I passed many stands with hats, jewelry, buttons, and other accessories in the 20ies-style until I ended up at a table filled with 15 different pies. Surely enough, I had arrived at the Pie Contest! A couple of pie-bakers had come up with these different creations for the fest and picked judges to taste them all. I am unsure as today which pie really won and it really did not matter for all of them looked unique and very authentic for the twenties. There were two pina colada cakes and one had unfortunately melted away in the sun. The best part was when the people waiting around the tables got their own slice, after the judges had tried all of their samples. And somehow the hungry crowds had bypassed this table and moved on, so many pieces of pastry were divided by twenty people only. I got a share of three different pieces until I had enough. The chocolate-peanut-butter one was my favorite, but I hadn’t tried the 12 others. Beef-carrot pie caught my eye because it was one of the only unsweet ones but I didn’t dare try it (I am a vegetarian)!
Several bands were playing throughout the day and people were swinging it on the wooden dance floor. One guy invited me for a dance but I gave up after one song. After this I figured that I certainly have to polish up on my swing skills, so that maybe next time I won’t make a fool of myself.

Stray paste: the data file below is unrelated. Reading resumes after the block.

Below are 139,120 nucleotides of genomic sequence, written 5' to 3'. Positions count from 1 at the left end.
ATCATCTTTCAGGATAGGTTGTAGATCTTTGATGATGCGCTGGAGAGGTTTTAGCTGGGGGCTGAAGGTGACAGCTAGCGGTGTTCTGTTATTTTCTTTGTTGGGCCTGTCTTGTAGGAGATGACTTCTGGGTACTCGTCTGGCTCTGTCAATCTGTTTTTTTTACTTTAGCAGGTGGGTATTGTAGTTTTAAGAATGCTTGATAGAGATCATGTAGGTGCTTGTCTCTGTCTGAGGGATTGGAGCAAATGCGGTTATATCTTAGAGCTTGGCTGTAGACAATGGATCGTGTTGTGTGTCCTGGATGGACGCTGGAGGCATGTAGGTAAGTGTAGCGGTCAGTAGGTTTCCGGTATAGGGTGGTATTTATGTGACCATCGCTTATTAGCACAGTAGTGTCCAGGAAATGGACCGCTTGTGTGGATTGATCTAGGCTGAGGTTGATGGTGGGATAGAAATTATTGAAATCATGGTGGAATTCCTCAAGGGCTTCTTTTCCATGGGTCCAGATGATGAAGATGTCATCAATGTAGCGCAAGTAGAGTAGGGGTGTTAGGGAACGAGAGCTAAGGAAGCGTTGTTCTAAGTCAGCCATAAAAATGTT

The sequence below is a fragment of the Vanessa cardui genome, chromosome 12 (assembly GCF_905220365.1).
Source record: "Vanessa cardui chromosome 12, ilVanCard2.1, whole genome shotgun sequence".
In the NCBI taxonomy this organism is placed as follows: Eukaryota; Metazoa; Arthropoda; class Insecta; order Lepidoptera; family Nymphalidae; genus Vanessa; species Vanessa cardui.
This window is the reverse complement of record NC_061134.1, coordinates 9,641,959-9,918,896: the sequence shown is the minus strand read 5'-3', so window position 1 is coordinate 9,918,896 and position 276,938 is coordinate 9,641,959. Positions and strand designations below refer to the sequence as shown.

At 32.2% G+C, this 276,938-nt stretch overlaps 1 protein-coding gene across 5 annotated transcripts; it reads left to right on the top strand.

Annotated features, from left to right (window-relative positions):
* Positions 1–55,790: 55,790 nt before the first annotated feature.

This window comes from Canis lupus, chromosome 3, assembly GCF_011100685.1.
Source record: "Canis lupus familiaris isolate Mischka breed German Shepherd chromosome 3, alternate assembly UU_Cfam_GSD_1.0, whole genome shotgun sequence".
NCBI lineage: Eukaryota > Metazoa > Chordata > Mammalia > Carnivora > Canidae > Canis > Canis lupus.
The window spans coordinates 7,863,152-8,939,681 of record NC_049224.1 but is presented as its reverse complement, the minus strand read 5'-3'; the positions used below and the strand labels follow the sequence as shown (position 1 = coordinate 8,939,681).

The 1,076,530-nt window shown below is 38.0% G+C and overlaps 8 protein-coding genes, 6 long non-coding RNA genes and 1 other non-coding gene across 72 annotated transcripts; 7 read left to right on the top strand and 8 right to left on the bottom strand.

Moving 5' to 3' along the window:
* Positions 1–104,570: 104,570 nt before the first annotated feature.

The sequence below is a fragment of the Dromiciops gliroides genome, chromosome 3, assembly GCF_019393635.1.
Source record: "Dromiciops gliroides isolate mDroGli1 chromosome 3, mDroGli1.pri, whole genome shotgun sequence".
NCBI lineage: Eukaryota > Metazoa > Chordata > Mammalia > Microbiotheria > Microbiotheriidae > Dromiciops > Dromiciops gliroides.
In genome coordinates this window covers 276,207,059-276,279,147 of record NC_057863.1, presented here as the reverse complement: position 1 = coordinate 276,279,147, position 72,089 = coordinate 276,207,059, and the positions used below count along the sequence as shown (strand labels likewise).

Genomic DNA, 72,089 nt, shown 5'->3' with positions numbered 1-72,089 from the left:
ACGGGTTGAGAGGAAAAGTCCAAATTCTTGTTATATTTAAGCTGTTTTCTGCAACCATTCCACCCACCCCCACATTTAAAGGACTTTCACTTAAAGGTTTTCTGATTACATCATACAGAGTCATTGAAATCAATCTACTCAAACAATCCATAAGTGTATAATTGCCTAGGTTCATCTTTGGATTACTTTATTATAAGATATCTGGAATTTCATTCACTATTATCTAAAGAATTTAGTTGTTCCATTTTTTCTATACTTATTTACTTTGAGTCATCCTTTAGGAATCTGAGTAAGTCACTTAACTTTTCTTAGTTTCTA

An old car was parked in the middle of the lawn and then I saw something even better: an old-fashioned doll wagon! How original is this? I thought very much so and made sure to snap a picture of it.
When leaving the fest I went on to discovering Governor’s Island, which turned out to be small but beautiful with many colonial houses built on it. After this excursion I went back to the ferry and surely wasn’t the only one who had this idea: A huge crowd had gathered around the dock going straight to Manhattan, so I opted for the one to Brooklyn, which was the smarter way out. I only had to wait half an hour for this boat (the other one would have probably taken me more than an hour). Everyone seemed exhausted from hanging out in the heat all day long albeit the twenties crowd was still up for a nice chatter, planning the rest of their night, and I have no doubt they got a few stares from the “normally-dressed” people during this particular Saturday.
I highly recommend the little excursion into a world filled with exoticness and I am glad I was able to be a part of the twenties for one day. Again, I deem it such a confirming piece of proof for the wonderful things going on in New York, New York!